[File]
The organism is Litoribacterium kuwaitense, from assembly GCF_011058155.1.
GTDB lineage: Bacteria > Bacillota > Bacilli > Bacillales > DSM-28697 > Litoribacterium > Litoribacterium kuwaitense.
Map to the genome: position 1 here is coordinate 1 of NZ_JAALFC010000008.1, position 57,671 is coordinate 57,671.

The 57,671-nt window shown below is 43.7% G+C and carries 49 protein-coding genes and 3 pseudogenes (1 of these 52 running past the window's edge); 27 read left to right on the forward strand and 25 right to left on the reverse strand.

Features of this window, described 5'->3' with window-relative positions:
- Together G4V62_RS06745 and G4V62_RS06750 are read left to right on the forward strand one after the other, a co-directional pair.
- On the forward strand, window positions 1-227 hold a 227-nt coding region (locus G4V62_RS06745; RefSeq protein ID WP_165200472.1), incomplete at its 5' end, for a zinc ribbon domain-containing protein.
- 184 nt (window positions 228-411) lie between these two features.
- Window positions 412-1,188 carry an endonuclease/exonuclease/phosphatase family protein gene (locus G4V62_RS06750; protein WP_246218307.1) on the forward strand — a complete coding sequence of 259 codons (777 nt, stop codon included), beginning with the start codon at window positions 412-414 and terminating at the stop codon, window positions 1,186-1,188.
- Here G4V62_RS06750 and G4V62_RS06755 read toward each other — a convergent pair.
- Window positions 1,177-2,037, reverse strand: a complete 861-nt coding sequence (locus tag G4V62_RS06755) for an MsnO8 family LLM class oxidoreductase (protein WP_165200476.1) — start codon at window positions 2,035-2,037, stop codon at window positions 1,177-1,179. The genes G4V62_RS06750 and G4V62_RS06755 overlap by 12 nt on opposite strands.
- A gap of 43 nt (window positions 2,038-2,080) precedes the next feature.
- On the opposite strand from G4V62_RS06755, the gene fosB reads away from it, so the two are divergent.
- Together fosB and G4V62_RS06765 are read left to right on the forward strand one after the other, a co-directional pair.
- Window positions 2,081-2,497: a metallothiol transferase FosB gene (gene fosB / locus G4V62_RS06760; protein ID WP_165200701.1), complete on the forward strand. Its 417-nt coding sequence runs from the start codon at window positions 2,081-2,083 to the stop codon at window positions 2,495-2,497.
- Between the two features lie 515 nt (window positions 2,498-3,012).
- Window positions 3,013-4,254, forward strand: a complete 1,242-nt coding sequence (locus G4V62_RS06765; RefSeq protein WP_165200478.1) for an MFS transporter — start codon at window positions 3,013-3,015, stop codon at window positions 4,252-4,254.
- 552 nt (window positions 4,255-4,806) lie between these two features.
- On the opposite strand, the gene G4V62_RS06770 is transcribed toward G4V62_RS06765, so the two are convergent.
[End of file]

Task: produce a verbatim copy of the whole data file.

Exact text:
The organism is Litoribacterium kuwaitense, from assembly GCF_011058155.1.
GTDB lineage: Bacteria > Bacillota > Bacilli > Bacillales > DSM-28697 > Litoribacterium > Litoribacterium kuwaitense.
Map to the genome: position 1 here is coordinate 1 of NZ_JAALFC010000008.1, position 57,671 is coordinate 57,671.

The 57,671-nt window shown below is 43.7% G+C and carries 49 protein-coding genes and 3 pseudogenes (1 of these 52 running past the window's edge); 27 read left to right on the forward strand and 25 right to left on the reverse strand.

Features of this window, described 5'->3' with window-relative positions:
- Together G4V62_RS06745 and G4V62_RS06750 are read left to right on the forward strand one after the other, a co-directional pair.
- On the forward strand, window positions 1-227 hold a 227-nt coding region (locus G4V62_RS06745; RefSeq protein ID WP_165200472.1), incomplete at its 5' end, for a zinc ribbon domain-containing protein.
- 184 nt (window positions 228-411) lie between these two features.
- Window positions 412-1,188 carry an endonuclease/exonuclease/phosphatase family protein gene (locus G4V62_RS06750; protein WP_246218307.1) on the forward strand — a complete coding sequence of 259 codons (777 nt, stop codon included), beginning with the start codon at window positions 412-414 and terminating at the stop codon, window positions 1,186-1,188.
- Here G4V62_RS06750 and G4V62_RS06755 read toward each other — a convergent pair.
- Window positions 1,177-2,037, reverse strand: a complete 861-nt coding sequence (locus tag G4V62_RS06755) for an MsnO8 family LLM class oxidoreductase (protein WP_165200476.1) — start codon at window positions 2,035-2,037, stop codon at window positions 1,177-1,179. The genes G4V62_RS06750 and G4V62_RS06755 overlap by 12 nt on opposite strands.
- A gap of 43 nt (window positions 2,038-2,080) precedes the next feature.
- On the opposite strand from G4V62_RS06755, the gene fosB reads away from it, so the two are divergent.
- Together fosB and G4V62_RS06765 are read left to right on the forward strand one after the other, a co-directional pair.
- Window positions 2,081-2,497: a metallothiol transferase FosB gene (gene fosB / locus G4V62_RS06760; protein ID WP_165200701.1), complete on the forward strand. Its 417-nt coding sequence runs from the start codon at window positions 2,081-2,083 to the stop codon at window positions 2,495-2,497.
- Between the two features lie 515 nt (window positions 2,498-3,012).
- Window positions 3,013-4,254, forward strand: a complete 1,242-nt coding sequence (locus G4V62_RS06765; RefSeq protein WP_165200478.1) for an MFS transporter — start codon at window positions 3,013-3,015, stop codon at window positions 4,252-4,254.
- 552 nt (window positions 4,255-4,806) lie between these two features.
- On the opposite strand, the gene G4V62_RS06770 is transcribed toward G4V62_RS06765, so the two are convergent.